Bush Road Rule No. 1: Red Sand
One of the first things to remember about the bush is that you will consume a large quantity of red sand. It will get into your eyes and your ears, your mouth, and your nose. All parts of your vehicle, interior and exterior, will be covered in a fine dusting of red powder that Australian Quarantine couldn't give two hoots about when exporting a vehicle from the country. (Three years later, we are still cleaning particles encrusted in various nooks and crannies of the Scnic.) For those who prefer to drive with the windows open, bring along a scarf to cover your face, or, while somewhat bulky, a ventilator mask. For a more pleasing option for your passengers who may not care for chronic eye, ear, and nose infections, drive with all windows sealed shut, ventilation on max and create a pressure in the cabin to keep all foreign material out.
Sand in the 4x4 usually equals sand under the 4x4 as well. In places, it runs deep. Shovels, metal plates, wooden boards, and winches are useful, though keep in mind the latter might be of limited use with so few trees around. Another option: Carry a hand winch. That way you can bury one or two tires as deep as you can in the sand to support the weight of the vehicle with the winch attached. Then crank away.
Bush Road Rule No. 2: Road Trains
If the sand hasn't stopped you, there is the issue of road trains. These enormous trucks, pulling anywhere from three to five trailers, drive at approximately 60 mph and hog the road. Don't get in their way-it takes them more than a mile to stop. Luckily, you can spot them, usually 5 to 6 miles away on the horizon like a giant "Pig Pen," a huge cloud of dust tumbling your way. If they're approaching from behind, you have several choices: Try to outrun them (but only if you enjoy the heat of a metal monster breathing down your neck); trail them, but be prepared to put tip No. 1 into action with no visibility; or pull over and wait. It normally takes 30 minutes for the dust to settle in a no-wind condition. If approaching from the front, best to pull over and wait for them to pass.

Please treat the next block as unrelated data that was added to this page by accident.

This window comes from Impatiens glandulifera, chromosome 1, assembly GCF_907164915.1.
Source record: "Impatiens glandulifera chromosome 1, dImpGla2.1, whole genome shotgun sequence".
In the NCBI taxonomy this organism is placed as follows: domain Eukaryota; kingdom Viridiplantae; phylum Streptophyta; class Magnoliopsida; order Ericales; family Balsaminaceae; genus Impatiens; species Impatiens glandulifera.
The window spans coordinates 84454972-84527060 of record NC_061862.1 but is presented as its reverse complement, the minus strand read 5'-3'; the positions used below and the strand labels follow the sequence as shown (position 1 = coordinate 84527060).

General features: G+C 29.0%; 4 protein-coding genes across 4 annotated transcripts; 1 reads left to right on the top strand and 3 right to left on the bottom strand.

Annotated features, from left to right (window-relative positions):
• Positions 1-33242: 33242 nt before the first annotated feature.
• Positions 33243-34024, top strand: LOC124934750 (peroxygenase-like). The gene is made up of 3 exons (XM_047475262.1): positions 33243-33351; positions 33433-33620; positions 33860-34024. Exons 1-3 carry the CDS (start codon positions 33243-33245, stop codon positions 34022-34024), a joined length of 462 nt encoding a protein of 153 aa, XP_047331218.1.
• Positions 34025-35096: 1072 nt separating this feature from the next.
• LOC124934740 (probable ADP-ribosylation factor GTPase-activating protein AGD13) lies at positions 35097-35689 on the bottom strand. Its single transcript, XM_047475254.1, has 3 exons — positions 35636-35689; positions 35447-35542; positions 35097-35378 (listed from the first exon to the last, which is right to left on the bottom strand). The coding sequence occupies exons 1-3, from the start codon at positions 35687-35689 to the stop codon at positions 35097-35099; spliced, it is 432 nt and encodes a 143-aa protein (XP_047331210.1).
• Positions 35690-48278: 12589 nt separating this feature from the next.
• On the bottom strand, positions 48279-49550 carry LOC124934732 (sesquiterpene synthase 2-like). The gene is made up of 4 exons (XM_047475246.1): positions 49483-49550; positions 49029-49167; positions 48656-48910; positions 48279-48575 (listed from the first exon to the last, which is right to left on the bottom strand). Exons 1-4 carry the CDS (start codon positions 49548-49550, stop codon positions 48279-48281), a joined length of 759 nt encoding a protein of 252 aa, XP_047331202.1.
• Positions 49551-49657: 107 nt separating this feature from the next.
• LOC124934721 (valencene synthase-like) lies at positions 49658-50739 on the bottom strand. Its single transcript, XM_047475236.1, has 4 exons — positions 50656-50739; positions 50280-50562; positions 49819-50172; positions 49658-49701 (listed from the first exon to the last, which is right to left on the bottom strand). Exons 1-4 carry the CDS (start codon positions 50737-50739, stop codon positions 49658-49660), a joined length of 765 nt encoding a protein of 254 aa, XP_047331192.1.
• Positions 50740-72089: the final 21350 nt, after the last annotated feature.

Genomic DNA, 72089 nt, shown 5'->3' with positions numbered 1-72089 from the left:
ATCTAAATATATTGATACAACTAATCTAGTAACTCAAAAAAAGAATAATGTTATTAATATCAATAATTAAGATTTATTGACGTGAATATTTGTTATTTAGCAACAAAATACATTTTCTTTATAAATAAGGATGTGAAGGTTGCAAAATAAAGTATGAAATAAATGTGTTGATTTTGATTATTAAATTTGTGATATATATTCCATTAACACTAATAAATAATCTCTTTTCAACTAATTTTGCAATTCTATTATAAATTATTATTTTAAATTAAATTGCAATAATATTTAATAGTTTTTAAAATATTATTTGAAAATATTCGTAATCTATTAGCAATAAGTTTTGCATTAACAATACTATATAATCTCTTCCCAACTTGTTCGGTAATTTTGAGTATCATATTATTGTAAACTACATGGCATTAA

Bush Road Rule No. 3: Kangaroos
The growth in ranching and viticulture in Australia has led to an increase in available sources of potable water in the Outback. As a result, kangaroos have multiplied like rabbits and can be seen day and night, hopping across the bush. There is an overpopulation problem in places (the current population is estimated as high as 20 million), and various methods are used to control their numbers. Bait can be laid out to kill them, since they are considered as pestilent as rats. Sometimes professional kangaroo hunters are employed to reduce their numbers. It is said a good hunter can kill up to 250 kangaroos in one night, and this meat goes to the dogs, literally. (Much of it ends up in cans of pet food.) For the driver, kangaroos are a nuisance. Hit one, and this animal that's the size of a man can seriously damage your vehicle.
Of greater concern is if the kangaroo breaks through the windshield. As the animal is not always killed by the impact, stories abound of kangaroos kicking uncontrollably, trying to get out of such a confined space and either killing the driver or the passengers inside. For this reason you will hardly see any vehicle in the bush without a grille of some sort on the windshield, or at least a front 'roo guard (aka bullbar) to deflect these potential hazards. Word of advice: Drive cautiously, and especially at night. If caught in your headlights, the kangaroos stop immediately, entranced. Hitting one at 60 mph would not be a pretty sight.